The D.C. Court of Appeals has pulled G. Paul Howes’ D.C. law license, pending a final decision on what discipline the former federal prosecutor should receive.
In a Sept. 30 per curium order, the court suspended Howes’ license starting that day. As previously reported by The National Law Journal, Howes, a partner at Robbins Geller Rudman & Dowd in San Diego, served as a federal prosecutor in Washington during the 1980s and 1990s, handling high-profile drug, homicide and gang cases.
Bar counsel has alleged that he issued thousands of dollars in witness payments to individuals who were not entitled to receive them and of intentionally failing to disclose the use of the vouchers to defense counsel.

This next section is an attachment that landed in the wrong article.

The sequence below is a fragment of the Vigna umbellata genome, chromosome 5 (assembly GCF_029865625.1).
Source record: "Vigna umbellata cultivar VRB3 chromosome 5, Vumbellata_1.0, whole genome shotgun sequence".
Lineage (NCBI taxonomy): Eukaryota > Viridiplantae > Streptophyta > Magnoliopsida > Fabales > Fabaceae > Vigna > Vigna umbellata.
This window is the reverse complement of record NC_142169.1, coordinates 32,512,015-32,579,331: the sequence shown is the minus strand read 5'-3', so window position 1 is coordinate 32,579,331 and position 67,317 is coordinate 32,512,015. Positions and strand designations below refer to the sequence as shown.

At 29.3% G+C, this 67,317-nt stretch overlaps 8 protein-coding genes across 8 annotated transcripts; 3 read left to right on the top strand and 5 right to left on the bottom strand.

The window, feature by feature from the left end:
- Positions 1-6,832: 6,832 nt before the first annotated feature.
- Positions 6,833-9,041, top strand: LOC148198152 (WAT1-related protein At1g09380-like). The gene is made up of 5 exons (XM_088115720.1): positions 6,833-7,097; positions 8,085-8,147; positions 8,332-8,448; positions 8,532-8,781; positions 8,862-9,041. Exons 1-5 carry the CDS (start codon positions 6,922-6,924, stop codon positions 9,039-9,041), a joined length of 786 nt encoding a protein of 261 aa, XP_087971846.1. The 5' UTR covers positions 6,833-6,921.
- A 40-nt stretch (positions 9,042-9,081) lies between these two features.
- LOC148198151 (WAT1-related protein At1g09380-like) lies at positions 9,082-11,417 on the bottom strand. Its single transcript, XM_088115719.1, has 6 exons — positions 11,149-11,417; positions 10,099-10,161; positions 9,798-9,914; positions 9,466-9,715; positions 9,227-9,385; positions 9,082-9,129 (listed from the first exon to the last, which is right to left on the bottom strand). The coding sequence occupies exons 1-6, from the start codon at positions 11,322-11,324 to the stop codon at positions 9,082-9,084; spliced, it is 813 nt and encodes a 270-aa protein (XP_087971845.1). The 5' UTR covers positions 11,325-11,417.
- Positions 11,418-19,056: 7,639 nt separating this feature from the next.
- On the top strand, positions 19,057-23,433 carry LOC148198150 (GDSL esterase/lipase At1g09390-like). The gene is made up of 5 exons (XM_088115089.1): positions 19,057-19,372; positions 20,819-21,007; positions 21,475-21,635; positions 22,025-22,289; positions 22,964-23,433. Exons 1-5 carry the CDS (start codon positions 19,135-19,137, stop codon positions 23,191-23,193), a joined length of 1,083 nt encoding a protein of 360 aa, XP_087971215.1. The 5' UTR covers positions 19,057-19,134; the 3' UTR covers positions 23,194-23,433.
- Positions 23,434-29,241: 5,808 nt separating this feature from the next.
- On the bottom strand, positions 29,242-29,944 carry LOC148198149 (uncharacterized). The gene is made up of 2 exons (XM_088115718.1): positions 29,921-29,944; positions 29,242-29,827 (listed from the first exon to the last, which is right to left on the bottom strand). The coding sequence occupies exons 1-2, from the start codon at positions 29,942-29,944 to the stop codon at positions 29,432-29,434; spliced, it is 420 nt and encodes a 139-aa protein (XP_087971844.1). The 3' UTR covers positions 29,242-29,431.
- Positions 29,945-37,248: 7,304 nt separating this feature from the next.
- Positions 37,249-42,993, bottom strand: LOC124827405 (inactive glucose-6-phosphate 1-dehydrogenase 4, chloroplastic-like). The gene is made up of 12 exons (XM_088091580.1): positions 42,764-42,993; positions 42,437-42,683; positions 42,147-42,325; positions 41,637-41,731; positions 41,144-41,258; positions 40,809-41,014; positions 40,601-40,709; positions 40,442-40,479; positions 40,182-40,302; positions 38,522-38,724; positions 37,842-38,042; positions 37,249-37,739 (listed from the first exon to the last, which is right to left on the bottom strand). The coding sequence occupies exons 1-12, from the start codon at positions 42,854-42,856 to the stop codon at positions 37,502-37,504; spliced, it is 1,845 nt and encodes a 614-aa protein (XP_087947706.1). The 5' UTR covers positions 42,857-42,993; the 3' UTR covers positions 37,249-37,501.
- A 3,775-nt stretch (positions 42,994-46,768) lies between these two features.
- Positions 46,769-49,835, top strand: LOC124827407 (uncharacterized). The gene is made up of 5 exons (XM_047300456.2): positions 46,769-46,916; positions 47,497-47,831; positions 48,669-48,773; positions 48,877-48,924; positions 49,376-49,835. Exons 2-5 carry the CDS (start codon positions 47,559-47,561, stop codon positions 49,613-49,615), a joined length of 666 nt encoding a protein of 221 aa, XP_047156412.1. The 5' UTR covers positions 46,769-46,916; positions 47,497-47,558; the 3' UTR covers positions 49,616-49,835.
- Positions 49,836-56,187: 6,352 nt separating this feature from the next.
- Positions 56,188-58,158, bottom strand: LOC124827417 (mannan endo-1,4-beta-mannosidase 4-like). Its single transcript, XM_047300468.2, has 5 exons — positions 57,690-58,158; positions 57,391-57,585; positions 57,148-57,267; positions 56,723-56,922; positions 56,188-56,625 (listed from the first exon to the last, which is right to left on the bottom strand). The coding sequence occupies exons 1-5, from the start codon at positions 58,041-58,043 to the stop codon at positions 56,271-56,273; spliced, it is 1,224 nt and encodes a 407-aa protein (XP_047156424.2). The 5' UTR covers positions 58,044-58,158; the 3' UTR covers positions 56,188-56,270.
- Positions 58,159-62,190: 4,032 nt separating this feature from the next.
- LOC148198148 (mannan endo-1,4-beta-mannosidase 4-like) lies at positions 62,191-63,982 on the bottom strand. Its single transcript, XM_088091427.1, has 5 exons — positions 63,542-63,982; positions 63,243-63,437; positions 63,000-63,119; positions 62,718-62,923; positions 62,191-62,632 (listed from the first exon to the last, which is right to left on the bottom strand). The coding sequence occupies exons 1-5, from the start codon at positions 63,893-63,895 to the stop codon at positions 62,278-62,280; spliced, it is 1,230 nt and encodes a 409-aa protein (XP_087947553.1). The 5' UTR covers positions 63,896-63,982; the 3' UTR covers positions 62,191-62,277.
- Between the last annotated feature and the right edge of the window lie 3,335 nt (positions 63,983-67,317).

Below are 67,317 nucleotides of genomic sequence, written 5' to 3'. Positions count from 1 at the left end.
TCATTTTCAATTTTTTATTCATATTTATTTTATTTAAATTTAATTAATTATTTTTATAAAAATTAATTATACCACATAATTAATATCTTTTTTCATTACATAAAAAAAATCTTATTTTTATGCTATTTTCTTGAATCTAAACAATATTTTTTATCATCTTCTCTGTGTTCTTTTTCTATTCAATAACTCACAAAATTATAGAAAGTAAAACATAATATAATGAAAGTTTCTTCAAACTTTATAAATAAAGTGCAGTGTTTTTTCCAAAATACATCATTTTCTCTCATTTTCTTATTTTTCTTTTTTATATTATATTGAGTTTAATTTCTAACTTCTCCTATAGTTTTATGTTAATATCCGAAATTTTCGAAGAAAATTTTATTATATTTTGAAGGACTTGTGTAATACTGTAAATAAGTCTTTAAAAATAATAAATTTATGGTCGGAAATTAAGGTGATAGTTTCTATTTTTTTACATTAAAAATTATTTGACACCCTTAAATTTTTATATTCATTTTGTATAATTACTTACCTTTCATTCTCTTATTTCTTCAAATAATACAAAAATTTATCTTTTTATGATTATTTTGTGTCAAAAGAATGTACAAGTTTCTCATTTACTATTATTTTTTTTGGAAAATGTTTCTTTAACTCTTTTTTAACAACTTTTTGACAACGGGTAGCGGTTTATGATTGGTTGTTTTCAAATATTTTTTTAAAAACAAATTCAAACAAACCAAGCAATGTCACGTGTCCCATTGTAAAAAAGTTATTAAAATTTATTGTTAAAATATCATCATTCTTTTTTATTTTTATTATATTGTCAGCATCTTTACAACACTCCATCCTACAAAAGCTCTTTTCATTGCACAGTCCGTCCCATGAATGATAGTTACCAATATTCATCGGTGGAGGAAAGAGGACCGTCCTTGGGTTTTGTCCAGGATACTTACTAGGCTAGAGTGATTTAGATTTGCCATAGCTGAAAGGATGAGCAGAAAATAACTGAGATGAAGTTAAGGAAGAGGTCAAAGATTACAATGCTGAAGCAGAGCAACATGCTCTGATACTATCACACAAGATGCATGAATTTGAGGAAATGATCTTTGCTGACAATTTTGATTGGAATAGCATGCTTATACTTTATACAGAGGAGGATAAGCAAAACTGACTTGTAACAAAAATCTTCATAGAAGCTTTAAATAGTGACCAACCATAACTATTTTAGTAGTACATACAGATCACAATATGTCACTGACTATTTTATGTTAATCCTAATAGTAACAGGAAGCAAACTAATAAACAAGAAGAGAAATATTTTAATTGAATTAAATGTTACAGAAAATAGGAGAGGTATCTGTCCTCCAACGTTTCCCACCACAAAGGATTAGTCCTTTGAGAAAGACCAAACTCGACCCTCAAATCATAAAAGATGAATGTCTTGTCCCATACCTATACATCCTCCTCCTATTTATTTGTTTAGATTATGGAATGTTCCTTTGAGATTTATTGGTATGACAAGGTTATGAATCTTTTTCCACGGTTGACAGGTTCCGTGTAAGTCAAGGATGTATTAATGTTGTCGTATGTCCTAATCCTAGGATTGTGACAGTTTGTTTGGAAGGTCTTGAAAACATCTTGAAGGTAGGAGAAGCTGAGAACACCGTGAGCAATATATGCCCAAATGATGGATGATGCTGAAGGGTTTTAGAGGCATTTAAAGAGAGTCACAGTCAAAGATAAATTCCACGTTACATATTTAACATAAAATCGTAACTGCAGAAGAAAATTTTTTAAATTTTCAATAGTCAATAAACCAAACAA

Howes has admitted to six ethical violations, including false statement of material fact to a tribunal, failing to timely disclose evidence that tended to negate the guilt of a defendant and engaging in conduct that interfered with the administration of justice. He contests a seventh count. But he has said his misconduct warrants no more than a 30-day suspension, because he was acting for the public good.
The Board on Professional Responsibility’s July 27 recommendation to the court was highly unusual in that there was not a majority opinion on what sanction Howes should receive. Four board members voted for disbarment. Three recommended a three-year suspension with no requirement to show fitness before reinstatement. And two recommended a one-year suspension, also without having to show fitness.
Howes is being represented by Paul Knight, a partner at Nossaman. Neither Howes or Knight immediately returned calls for comment.